Wednesday, January 8, 2014
Final Exam: Sit back in free agency
By Todd Archer
IRVING, Texas -- With the Dallas Cowboys missing the playoffs for the fourth straight season, they obviously have a ton of needs.
Every offseason is the same story. Fans get their hopes up that the Cowboys will spend a ton of money in free agency -- even if they don't have a ton to spend -- and go get insert-name-here because that guy has to be better than whatever the Cowboys have on the roster.
The needs are obvious: defensive line, secondary, linebacker and defensive line again. You could always add offensive line help and possibly wide receiver. On an 8-8 team, every position needs help.
But the price matters when it comes to free agency. The Cowboys will be able to get under the salary cap without an issue. They could even get far enough under the cap to be big spenders if they choose.
Here's a word to the wise: don't choose.
The last big-money player the Cowboys signed was cornerback Brandon Carr, who received $50 million over five years in 2012. Is there a smidge of buyer's remorse on that one?
Teams have to overpay in free agency. The Cowboys gave Carr what was the going rate for a cornerback in unrestricted free agency. He has been better than the other big-money corner that year, Cortland Finnegan, but he has not changed the fortunes of the defense. In 2005 the Cowboys gave Anthony Henry the going rate for a cornerback at $5 million a year. He played fairly well with 12 interceptions in four seasons before he was traded for Jon Kitna in 2009.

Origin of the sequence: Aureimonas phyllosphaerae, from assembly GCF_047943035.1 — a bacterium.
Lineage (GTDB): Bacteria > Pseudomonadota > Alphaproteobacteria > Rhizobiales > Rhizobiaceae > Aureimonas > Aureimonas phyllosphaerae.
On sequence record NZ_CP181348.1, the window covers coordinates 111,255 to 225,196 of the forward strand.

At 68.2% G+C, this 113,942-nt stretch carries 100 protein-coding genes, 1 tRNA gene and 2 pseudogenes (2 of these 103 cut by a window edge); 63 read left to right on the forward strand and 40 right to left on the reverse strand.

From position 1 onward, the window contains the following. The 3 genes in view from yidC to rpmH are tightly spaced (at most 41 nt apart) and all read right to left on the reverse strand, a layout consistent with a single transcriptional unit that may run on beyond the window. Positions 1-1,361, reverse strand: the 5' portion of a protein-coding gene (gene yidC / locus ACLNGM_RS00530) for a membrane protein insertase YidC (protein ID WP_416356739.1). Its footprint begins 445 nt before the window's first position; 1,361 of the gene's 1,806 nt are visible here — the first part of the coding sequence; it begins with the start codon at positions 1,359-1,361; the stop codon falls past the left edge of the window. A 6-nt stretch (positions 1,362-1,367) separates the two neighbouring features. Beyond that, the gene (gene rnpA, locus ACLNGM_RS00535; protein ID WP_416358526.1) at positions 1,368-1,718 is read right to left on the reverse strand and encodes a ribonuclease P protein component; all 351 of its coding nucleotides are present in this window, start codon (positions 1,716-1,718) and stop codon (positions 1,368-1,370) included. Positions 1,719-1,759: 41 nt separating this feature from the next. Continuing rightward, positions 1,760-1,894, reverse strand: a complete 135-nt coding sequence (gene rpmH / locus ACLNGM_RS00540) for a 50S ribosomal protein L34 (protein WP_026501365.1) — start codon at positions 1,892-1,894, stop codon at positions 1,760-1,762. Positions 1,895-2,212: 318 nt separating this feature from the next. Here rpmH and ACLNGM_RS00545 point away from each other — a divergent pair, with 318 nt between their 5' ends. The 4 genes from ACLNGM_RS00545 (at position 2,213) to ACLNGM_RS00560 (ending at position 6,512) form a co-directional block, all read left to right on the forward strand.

The Cowboys laid out a huge-free agent contract for Leonard Davis ($7 million a year) and Davis had some solid seasons but not enough of them. He was cut after the 2010 season.
The best way to attack free agency is with moderate priced players. One of the best free-agent signings the Cowboys ever had was La'Roi Glover and in part because of what they paid to get him.
Prime free agents have little chance to earn what their given. Carr slumped in 2013, especially at the end of the season. He will have to be Superman in some eyes to justify the $10 million a year price tag in 2014.
So when you go through the lists of available free-agent defensive ends, defensive tackles, outside linebackers, safeties, running backs, wide receivers and offensive linemen, do not get seduced by the names.
The Cowboys have paid names in the past and it has not worked. They have gambled on up-and-coming players as well, like Carr. It's not too late for him to turn things around. An offseason can be a great refresher.
The best bet for the Cowboys and Jones is to lie low when the market opens.